• It is also important to monitor the number of food kittens is fed at each meal during the weaning process. Indeed, food competition can occur and lead to overconsumption in certain For these individuals when they are fed altogether, leading to the development of osmotic diarrhoea afterwards. 

It is important to keep in mind that nutrition is just one – important – a piece of the puzzle here. Prevention of weaning diarrhoea also requires medical (vaccination, deworming) and sanitary (sanitation) prophylactic measures. Only the combination of all will successfully help prevent weaning diarrhoea in kittens. 

Here are a few tips that a cat parent can consider while their cat is showing symptoms of diarrhoea.

  1. Diet: Dietary intervention can play a beneficial role in the management of diarrhoea and can control its occurrence and severity. Physical characteristics of fibre can both increase or decrease stool passage time; for example, research has shown that beet pulp promotes a shorter intestinal transit time, while cellulose increases it. Dietary fibre, and slowly fermentable fibres such as cellulose, peanut hulls, psyllium husks and wheat bran, have been shown to be an effective means of increasing dietary bulk in the gastrointestinal tract without supplying additional calories. Some fibre absorbs water from the GI tract to form a viscous gel which can reduce free faecal water and aid in the normalization of stool consistency. The viscous gel also prolongs intestinal transit time and may be useful in treating cases of secretory or osmotic diarrhoea as it absorbs luminal toxins. When increased motility is the cause of diarrhoea.
  2. Hydration: Loss of bodily fluid is common while a cat is suffering from diarrhoea. It is critical that you maintain your cat’s hydration. So, try to keep your cat hydrated by filling their bowls with clean and fresh water and encouraging them to drink at regular intervals to prevent dehydration.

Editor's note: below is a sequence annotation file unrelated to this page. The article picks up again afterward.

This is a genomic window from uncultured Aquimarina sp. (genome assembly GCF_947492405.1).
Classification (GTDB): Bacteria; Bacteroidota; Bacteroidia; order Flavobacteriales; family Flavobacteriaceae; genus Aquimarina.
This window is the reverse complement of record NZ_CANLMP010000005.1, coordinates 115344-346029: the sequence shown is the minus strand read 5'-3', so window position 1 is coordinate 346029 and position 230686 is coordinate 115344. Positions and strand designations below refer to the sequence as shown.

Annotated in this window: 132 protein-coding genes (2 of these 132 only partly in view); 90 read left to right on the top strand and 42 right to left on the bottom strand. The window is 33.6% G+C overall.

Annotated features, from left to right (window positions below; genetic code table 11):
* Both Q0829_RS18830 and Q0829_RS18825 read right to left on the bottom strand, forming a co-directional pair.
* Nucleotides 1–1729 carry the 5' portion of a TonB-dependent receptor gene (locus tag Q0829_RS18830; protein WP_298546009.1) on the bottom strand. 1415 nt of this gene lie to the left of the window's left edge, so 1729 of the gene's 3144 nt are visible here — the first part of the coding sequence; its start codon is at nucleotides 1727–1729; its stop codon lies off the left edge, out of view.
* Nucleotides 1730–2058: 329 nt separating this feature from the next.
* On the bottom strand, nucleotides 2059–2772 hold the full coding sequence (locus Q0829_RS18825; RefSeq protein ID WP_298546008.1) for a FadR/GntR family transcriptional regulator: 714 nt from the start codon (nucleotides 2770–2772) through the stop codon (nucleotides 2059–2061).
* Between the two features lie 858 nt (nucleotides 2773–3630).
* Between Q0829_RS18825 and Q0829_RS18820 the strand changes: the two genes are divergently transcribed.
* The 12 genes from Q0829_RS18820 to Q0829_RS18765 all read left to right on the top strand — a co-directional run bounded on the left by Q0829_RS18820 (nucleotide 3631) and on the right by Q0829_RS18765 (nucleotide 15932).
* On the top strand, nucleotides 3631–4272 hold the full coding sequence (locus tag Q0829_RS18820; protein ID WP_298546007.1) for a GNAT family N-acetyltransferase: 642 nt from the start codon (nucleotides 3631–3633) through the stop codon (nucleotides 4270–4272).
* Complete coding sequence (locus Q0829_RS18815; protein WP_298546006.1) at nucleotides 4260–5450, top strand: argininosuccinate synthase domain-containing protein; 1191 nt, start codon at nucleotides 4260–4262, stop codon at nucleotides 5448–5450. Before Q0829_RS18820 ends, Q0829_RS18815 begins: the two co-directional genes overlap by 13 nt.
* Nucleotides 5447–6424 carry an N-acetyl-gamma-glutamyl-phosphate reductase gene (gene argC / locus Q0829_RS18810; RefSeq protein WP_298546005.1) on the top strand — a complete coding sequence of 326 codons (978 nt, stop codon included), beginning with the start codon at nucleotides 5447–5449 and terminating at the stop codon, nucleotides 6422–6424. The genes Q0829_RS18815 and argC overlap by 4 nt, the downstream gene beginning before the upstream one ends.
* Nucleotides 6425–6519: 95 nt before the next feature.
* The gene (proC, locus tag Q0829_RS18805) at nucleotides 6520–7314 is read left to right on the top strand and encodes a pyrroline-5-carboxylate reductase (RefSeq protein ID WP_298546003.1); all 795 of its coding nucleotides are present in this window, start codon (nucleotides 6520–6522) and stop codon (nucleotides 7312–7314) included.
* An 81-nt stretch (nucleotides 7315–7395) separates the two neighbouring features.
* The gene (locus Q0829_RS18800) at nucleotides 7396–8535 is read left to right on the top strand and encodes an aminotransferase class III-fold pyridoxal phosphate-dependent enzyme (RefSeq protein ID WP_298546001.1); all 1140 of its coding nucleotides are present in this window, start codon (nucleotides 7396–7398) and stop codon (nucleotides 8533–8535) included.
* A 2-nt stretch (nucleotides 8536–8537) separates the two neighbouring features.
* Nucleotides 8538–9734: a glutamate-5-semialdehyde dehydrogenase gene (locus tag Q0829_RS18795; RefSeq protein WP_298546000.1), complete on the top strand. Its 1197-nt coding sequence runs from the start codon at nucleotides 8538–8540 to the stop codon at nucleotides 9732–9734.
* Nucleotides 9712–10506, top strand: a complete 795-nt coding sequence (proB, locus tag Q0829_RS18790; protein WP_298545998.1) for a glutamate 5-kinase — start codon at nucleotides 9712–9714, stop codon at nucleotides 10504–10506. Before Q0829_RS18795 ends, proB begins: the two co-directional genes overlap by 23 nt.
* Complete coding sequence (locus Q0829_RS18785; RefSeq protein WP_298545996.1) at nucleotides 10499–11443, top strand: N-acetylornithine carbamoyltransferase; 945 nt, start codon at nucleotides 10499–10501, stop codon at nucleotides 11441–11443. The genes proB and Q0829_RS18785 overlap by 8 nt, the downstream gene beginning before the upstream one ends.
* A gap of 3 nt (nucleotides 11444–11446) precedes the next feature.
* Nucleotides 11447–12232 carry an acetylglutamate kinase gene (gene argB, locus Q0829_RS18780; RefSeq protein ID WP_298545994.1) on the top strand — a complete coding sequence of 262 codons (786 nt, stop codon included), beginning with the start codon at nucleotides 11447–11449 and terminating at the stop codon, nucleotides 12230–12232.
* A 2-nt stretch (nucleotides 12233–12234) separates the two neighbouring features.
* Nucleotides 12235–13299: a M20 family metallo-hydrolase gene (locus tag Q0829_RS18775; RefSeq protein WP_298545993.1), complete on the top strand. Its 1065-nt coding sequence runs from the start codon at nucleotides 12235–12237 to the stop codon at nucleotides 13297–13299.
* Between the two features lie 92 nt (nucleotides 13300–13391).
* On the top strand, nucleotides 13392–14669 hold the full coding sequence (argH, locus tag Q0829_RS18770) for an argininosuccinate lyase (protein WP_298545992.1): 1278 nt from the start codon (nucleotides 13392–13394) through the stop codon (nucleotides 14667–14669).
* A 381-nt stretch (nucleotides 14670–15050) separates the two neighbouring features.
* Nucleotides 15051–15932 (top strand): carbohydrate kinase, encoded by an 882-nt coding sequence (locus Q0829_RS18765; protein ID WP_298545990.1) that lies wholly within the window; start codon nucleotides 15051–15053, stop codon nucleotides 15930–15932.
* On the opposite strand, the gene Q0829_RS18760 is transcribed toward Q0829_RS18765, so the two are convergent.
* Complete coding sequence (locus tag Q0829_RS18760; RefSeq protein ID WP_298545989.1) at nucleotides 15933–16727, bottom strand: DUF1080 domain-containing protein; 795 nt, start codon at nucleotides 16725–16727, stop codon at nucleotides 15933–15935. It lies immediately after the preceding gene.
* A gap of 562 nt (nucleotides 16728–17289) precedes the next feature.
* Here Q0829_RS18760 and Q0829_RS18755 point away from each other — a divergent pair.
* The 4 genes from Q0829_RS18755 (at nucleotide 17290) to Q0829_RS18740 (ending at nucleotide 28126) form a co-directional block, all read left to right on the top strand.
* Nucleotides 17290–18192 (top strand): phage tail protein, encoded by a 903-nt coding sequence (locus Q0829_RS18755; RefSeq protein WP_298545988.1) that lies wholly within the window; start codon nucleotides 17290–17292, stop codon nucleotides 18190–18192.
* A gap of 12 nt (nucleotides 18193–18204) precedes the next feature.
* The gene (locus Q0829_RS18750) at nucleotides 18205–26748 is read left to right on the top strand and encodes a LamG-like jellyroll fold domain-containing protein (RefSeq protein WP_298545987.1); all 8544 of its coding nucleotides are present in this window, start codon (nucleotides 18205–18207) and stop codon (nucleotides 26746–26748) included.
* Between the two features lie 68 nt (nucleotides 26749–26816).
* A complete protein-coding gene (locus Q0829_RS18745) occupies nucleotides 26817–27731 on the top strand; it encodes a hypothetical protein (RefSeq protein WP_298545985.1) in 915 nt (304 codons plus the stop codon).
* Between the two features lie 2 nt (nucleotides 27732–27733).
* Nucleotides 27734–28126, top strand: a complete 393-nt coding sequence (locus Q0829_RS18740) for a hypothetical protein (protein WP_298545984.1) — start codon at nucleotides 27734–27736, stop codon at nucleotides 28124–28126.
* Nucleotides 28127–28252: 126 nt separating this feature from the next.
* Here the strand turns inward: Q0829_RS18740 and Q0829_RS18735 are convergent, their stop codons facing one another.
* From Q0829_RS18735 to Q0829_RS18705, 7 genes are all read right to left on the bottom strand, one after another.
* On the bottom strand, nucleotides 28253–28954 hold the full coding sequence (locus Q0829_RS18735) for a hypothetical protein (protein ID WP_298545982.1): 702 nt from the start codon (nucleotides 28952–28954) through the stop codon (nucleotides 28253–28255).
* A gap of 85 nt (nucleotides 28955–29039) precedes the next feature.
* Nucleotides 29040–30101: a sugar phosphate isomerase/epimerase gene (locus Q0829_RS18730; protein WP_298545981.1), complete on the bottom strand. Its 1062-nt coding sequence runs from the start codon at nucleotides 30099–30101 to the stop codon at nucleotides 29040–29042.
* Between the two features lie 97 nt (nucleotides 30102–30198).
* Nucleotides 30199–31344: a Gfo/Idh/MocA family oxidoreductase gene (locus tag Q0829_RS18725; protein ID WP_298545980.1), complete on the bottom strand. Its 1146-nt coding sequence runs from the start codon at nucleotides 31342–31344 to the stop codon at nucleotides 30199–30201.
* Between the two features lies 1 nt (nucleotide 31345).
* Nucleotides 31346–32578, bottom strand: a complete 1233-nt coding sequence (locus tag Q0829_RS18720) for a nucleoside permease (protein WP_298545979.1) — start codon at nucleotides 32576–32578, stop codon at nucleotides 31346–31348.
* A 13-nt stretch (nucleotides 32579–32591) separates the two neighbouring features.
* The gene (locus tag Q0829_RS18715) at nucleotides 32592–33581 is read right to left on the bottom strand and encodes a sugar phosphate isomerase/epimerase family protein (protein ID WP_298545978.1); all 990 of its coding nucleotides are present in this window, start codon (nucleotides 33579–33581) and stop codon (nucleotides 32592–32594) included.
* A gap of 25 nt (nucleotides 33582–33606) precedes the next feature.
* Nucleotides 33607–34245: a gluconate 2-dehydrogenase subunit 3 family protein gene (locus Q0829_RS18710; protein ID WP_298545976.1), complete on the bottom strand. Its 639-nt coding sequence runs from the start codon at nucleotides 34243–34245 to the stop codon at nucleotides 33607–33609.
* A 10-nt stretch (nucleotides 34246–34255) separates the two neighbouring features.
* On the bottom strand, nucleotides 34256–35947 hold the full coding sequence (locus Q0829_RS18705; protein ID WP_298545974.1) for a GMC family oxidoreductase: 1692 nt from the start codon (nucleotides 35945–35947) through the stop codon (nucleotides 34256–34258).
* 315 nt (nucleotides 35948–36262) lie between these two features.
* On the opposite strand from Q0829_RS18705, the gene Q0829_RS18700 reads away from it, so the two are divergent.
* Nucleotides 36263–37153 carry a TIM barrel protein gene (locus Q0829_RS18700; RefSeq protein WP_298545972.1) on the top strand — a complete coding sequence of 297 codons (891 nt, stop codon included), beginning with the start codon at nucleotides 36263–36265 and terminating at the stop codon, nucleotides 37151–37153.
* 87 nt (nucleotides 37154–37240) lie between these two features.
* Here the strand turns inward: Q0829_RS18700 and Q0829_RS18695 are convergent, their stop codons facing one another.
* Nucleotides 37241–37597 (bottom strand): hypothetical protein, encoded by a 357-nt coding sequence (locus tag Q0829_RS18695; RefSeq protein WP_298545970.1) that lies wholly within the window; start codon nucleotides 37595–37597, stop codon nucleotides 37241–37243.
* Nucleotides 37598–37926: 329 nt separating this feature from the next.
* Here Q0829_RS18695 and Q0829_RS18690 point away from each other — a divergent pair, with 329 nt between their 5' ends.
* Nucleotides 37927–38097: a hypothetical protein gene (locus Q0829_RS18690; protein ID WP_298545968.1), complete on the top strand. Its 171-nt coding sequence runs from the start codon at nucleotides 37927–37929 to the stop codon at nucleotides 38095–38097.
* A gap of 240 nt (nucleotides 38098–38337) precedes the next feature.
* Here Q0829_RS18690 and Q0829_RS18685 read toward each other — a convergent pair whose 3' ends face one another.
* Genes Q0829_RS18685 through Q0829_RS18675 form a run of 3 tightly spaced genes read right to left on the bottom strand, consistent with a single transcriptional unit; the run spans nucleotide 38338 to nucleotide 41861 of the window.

3. Vitamin B12 deficiency: Cats need Vitamin B12 in order to keep their immune system, nervous system, and digestive tract in a healthy shape. For a healthy cat, their body tissues can retain Vitamin B12 for 13 days. But a cat with a gastrointestinal disorder will only be able to hold for 5 days. Thus, if a cat suffers from Vitamin B12 deficiency, it will potentially affect other organs and may cause more health problems. Your vet may prescribe them food rich in Vit. B12 like Royal Canin Gastrointestinal, when your cat is suffering from diarrhoea.
  4. Probiotic and gut medications: As a precautionary step, ask your vet to prescribe probiotics for the healthy gut of your cat. When dealing with diarrhoea, probiotics may be helpful. A cat’s immune system relies on the health of the GI tract. Probiotics help improve the function of the GI tract and, in doing so, help to improve immune system function. It helps to promote a healthy gut by providing beneficial bacteria to your cat’s intestinal microbiome. This also means more solid and natural cat poop. Probiotics help to balance the cat’s gastrointestinal tract, which starts at the mouth. A healthy, balanced mouth and gut make for fresher breath.

Cats are very composed as a pet. They don’t express themselves very easily. Hence, it is important for cat parents to look out for them with more precision.

Cats will always try to hide their poop or pee. Therefore, it is recommended to consider other prominent symptoms first to determine whether your cat is suffering from diarrhoea or not.

The author is MVSc (Surgery & Radiology), MD (ACU), DMT, Chief & Specialist Small Animal Surgeon, Auro Multispeciality Pet Hospital, Chennai, Tamil Nadu.